Super-random language note
Reading old Italian tech books, I was struck by a difference in terminology. In French an electromagnet is electro-aimant. In Italian an electromagnet is elettrocalamita.
Lover or attractor seems like a pleasant word for magnet, but calamity?
Turns out both assumptions are wrong.
Per this online dictionary,
the aimant in electro-aimant comes from adamant, hard as a diamond. (Pyrite isn't really diamond-hard, but it's considerably harder than plain iron.)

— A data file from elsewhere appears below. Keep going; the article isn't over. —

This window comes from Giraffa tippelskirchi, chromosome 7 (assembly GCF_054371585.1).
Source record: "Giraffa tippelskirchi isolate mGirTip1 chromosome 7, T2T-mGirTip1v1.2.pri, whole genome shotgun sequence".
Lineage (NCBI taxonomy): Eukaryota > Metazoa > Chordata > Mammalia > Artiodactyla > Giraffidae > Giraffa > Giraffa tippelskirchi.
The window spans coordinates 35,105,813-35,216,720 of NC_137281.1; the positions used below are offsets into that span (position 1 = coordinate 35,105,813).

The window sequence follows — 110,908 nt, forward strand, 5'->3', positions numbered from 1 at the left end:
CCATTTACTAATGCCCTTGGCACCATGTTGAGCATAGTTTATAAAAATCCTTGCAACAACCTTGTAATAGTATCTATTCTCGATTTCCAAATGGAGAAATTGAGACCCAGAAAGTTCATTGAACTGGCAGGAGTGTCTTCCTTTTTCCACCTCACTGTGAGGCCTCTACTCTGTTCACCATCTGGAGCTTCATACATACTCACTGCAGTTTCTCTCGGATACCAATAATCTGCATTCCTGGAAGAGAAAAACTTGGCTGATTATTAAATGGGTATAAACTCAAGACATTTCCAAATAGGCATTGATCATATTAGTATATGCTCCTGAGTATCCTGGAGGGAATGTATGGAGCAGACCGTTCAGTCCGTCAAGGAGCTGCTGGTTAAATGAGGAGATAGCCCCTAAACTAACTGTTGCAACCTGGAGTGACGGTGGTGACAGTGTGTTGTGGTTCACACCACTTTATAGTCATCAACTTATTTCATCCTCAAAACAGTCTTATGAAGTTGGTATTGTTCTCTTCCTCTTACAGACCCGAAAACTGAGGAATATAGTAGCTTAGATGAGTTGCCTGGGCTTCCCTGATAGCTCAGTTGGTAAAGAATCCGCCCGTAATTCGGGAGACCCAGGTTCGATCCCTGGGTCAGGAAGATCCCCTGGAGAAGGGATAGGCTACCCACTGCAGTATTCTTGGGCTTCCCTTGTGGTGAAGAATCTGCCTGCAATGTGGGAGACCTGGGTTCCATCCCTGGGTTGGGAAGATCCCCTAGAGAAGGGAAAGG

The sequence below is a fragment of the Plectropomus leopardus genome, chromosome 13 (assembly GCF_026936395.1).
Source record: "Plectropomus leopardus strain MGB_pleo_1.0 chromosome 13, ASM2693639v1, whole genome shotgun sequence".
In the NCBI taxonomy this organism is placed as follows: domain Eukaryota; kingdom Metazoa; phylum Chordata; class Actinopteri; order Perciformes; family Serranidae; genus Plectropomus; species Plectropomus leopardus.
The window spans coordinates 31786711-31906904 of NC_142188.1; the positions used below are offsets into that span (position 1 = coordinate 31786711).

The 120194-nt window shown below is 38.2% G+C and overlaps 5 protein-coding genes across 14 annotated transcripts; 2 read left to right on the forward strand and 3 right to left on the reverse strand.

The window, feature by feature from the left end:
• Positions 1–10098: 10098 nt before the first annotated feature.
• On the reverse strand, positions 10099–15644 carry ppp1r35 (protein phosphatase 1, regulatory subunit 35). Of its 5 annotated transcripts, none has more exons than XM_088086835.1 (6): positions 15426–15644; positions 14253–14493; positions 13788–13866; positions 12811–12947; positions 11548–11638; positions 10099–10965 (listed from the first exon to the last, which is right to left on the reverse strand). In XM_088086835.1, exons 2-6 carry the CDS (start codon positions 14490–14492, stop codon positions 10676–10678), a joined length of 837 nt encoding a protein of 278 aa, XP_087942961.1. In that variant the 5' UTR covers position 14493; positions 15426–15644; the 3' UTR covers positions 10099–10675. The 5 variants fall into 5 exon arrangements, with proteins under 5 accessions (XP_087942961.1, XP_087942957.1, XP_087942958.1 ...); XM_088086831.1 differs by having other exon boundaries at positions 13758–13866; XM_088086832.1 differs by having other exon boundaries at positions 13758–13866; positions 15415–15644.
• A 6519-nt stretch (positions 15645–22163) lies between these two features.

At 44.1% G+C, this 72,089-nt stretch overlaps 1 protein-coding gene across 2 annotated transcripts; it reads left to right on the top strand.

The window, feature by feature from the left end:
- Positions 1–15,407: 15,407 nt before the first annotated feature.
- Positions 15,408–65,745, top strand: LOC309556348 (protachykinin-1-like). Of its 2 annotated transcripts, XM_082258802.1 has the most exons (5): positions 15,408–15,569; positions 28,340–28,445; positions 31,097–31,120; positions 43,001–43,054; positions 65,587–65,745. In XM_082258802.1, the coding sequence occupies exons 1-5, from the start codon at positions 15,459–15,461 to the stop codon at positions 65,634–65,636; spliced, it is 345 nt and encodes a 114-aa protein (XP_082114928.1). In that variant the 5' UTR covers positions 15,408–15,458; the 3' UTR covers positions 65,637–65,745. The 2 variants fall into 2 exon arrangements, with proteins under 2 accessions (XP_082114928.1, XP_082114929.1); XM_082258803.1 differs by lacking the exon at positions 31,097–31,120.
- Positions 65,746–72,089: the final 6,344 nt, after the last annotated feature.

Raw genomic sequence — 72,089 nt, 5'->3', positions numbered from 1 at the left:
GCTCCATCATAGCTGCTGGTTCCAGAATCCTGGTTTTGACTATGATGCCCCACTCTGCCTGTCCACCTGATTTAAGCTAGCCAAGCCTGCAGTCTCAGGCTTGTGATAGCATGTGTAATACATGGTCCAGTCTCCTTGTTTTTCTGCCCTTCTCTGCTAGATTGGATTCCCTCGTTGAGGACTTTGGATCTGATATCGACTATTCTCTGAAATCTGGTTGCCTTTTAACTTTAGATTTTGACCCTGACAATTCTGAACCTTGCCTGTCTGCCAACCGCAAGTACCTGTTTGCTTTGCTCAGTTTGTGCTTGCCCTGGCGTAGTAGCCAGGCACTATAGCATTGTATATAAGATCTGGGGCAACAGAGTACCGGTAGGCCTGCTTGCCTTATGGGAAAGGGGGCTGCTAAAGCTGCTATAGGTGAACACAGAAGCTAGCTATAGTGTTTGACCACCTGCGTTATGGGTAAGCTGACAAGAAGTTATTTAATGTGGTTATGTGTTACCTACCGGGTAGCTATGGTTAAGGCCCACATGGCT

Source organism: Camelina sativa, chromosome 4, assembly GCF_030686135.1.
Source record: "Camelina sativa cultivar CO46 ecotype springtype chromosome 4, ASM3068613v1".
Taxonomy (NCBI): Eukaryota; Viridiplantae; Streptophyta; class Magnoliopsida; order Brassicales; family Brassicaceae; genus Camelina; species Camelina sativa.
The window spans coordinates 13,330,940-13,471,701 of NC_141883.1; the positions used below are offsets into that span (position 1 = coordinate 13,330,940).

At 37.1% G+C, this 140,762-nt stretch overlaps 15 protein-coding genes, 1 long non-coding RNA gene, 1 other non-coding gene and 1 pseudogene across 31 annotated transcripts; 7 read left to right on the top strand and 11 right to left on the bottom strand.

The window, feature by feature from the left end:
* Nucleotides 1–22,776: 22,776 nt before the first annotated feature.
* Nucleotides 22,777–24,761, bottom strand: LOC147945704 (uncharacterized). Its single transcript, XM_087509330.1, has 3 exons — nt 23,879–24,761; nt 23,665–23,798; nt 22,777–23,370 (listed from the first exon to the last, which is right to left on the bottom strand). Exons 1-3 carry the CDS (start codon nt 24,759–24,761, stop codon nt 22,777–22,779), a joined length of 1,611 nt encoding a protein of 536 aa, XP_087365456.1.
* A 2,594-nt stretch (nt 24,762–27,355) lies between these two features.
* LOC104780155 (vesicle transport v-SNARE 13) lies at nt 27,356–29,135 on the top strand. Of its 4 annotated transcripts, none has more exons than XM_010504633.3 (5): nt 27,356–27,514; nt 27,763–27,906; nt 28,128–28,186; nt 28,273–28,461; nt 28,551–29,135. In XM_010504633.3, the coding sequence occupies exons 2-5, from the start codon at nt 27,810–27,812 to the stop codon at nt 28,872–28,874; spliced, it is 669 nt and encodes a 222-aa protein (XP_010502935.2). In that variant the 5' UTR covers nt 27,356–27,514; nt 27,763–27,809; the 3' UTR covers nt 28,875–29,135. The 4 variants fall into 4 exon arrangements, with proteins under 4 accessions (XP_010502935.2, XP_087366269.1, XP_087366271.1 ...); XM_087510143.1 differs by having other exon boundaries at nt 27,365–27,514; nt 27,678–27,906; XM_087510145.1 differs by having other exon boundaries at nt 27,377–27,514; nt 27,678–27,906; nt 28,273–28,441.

The calamity comes from Latin calamus, a straw or piece of wood, because early compasses were made with a magnetic needle floating in a bit of wood or cork.
Calamity as disaster comes through French from the same Latin root, but the transfer of meaning is obscure.
My misassumption shows my basic bias. I think of the world in terms of function, not material. I was trying to translate both words as functions, but they were really named after qualities of the materials
. The English word magnet is named after the place
where magnetite was first found.
Labels: Asked and not worth asking, Language update